I had a whole sermon written, at least in my head, but then Donovan and I watched a movie this week that, in a lot of ways, rocked my world. And I think the clip I’m going to show says it a lot better than I could. The movie is called “Amish Grace”, which admittedly is a “Lifetime Movie”, but it really blew my mind that people could actually be like this. Perhaps some of you remember the shootings in the Amish community at Nickel Mines a few years ago. A shooter came into the school, sent all the boys away, and held a number of girls hostage– for reasons you can only imagine. But before the day was finished, he shot and killed five of those girls, before turning the gun on himself.

Imagine how you’d feel if you were in that community. Imagine how you’d feel if one of those girls was your daughter or sister or friend. What would your first actions be? As I thought about my own response, I’m pretty sure I’d be in shock. Then maybe overcome by grief, and probably finally, filled with rage–at the gunman, maybe even at God. Oh, I’m sure over the next months and years, I’d work really hard at finding a peace about the whole thing.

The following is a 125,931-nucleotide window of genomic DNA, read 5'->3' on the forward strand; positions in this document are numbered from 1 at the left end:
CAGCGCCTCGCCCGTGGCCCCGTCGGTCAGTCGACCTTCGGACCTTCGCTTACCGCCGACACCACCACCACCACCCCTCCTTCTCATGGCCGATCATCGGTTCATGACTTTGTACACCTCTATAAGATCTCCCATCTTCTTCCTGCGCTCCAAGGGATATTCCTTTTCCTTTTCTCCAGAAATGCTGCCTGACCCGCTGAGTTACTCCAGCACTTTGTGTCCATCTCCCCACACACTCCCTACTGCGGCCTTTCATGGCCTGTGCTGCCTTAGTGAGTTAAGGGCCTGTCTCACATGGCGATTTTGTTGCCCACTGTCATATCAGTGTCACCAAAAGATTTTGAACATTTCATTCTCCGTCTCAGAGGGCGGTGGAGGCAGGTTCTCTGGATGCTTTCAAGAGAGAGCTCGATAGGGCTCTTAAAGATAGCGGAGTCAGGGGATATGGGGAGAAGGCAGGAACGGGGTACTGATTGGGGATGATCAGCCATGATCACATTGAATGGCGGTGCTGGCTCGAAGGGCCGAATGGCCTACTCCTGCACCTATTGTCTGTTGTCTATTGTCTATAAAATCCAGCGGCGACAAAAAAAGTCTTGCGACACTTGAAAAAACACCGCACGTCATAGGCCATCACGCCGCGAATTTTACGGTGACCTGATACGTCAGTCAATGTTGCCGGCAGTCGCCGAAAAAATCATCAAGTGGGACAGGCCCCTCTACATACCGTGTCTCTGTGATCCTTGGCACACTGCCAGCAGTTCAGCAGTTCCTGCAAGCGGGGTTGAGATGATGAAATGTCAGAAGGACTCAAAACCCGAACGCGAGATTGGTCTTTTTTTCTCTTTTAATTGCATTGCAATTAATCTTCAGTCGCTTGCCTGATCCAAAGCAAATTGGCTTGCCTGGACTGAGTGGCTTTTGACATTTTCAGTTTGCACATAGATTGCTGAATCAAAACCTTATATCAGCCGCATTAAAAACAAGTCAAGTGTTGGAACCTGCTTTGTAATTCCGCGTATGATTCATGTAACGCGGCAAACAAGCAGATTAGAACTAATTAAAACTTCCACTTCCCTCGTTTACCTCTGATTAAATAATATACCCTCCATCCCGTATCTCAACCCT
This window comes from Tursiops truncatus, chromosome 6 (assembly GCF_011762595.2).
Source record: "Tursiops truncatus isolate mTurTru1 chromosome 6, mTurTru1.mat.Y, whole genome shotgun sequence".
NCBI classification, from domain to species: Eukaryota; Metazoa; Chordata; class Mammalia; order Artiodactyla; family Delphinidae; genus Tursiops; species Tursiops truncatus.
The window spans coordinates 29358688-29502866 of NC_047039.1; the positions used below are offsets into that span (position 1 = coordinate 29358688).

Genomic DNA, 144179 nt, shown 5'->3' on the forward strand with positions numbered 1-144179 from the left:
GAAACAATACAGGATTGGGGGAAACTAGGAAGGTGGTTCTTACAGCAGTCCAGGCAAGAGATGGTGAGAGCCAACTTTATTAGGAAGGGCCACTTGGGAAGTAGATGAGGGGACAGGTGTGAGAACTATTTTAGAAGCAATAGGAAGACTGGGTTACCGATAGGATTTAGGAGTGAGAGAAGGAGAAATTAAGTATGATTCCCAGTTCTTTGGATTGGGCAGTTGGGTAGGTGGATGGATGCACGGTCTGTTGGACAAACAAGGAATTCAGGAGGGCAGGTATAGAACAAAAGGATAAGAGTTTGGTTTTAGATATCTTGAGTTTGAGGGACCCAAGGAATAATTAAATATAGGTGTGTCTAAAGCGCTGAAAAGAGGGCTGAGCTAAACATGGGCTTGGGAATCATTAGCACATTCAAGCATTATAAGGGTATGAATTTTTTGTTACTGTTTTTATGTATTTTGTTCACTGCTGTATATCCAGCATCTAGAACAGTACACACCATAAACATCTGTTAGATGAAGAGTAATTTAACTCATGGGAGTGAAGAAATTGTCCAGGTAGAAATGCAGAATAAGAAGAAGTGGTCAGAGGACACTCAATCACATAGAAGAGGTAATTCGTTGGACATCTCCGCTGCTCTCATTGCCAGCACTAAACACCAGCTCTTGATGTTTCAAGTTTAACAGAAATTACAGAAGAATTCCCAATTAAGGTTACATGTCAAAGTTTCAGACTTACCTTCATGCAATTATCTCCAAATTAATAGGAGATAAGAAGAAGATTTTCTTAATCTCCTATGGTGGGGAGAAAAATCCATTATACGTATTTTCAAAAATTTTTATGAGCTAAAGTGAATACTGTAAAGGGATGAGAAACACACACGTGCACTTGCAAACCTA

I guess that’s why the Amish community’s response blew me away and drove me to tears–because what they did is definitely not something I could do. The very same day as the shootings, a group of Amish men–including one father whose daughter was killed– went to the wife of the shooter’s house and expressed their sorrow for her loss. But more than that, they offered her complete and utter forgiveness on behalf of the community.

I wonder if you’re thinking that forgiveness like that is cheap or “easy”. That’s the question we see raised as a mother who lost her daughter becomes irate at her husband’s actions when he went to the shooter’s wife’s house. The man and woman get in an argument, and the woman makes a statement about how his actions of forgiveness cheapen her daughter’s life. But the man, as he starts crying, responds that forgiveness at this time is one of the hardest things he’s done, and it’s not easy at all. He says, “It is NOT easy. The Lord does not set us on an easy path. Faith, when everything is as you want it to be, is not true faith. It is only when our lives are falling apart that we have the chance to make our faith real.”